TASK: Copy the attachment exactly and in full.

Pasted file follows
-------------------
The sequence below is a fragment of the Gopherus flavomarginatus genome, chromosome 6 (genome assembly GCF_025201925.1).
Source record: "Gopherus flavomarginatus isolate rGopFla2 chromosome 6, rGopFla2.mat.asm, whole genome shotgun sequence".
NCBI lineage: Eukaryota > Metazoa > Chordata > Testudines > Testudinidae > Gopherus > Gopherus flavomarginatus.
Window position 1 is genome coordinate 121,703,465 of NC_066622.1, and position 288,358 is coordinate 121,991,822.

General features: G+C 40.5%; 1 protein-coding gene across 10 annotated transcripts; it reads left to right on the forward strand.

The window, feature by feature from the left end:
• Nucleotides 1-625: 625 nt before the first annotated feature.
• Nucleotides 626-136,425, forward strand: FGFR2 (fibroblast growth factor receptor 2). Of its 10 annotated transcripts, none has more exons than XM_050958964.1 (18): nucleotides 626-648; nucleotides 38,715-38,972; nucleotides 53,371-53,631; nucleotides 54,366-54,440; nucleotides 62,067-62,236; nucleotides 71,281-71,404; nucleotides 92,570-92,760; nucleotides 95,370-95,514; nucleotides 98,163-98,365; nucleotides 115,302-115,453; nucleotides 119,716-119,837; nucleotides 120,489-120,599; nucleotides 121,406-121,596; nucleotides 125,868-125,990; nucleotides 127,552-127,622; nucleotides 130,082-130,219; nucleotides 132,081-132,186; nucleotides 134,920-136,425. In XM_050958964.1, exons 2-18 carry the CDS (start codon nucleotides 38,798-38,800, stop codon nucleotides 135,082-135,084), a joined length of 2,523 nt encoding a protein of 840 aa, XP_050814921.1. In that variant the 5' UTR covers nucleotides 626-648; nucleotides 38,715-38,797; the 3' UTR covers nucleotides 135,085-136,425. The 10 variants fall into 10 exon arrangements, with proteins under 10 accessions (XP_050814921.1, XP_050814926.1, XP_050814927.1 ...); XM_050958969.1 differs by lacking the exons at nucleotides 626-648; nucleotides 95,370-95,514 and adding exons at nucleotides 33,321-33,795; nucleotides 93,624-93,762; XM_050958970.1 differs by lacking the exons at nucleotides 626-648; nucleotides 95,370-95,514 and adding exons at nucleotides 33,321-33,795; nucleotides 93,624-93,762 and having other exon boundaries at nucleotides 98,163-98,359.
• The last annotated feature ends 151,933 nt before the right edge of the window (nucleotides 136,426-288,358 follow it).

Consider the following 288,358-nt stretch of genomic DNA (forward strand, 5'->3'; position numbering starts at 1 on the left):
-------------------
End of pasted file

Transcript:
The sequence below is a fragment of the Gopherus flavomarginatus genome, chromosome 6 (genome assembly GCF_025201925.1).
Source record: "Gopherus flavomarginatus isolate rGopFla2 chromosome 6, rGopFla2.mat.asm, whole genome shotgun sequence".
NCBI lineage: Eukaryota > Metazoa > Chordata > Testudines > Testudinidae > Gopherus > Gopherus flavomarginatus.
Window position 1 is genome coordinate 121,703,465 of NC_066622.1, and position 288,358 is coordinate 121,991,822.

General features: G+C 40.5%; 1 protein-coding gene across 10 annotated transcripts; it reads left to right on the forward strand.

The window, feature by feature from the left end:
• Nucleotides 1-625: 625 nt before the first annotated feature.
• Nucleotides 626-136,425, forward strand: FGFR2 (fibroblast growth factor receptor 2). Of its 10 annotated transcripts, none has more exons than XM_050958964.1 (18): nucleotides 626-648; nucleotides 38,715-38,972; nucleotides 53,371-53,631; nucleotides 54,366-54,440; nucleotides 62,067-62,236; nucleotides 71,281-71,404; nucleotides 92,570-92,760; nucleotides 95,370-95,514; nucleotides 98,163-98,365; nucleotides 115,302-115,453; nucleotides 119,716-119,837; nucleotides 120,489-120,599; nucleotides 121,406-121,596; nucleotides 125,868-125,990; nucleotides 127,552-127,622; nucleotides 130,082-130,219; nucleotides 132,081-132,186; nucleotides 134,920-136,425. In XM_050958964.1, exons 2-18 carry the CDS (start codon nucleotides 38,798-38,800, stop codon nucleotides 135,082-135,084), a joined length of 2,523 nt encoding a protein of 840 aa, XP_050814921.1. In that variant the 5' UTR covers nucleotides 626-648; nucleotides 38,715-38,797; the 3' UTR covers nucleotides 135,085-136,425. The 10 variants fall into 10 exon arrangements, with proteins under 10 accessions (XP_050814921.1, XP_050814926.1, XP_050814927.1 ...); XM_050958969.1 differs by lacking the exons at nucleotides 626-648; nucleotides 95,370-95,514 and adding exons at nucleotides 33,321-33,795; nucleotides 93,624-93,762; XM_050958970.1 differs by lacking the exons at nucleotides 626-648; nucleotides 95,370-95,514 and adding exons at nucleotides 33,321-33,795; nucleotides 93,624-93,762 and having other exon boundaries at nucleotides 98,163-98,359.
• The last annotated feature ends 151,933 nt before the right edge of the window (nucleotides 136,426-288,358 follow it).

Consider the following 288,358-nt stretch of genomic DNA (forward strand, 5'->3'; position numbering starts at 1 on the left):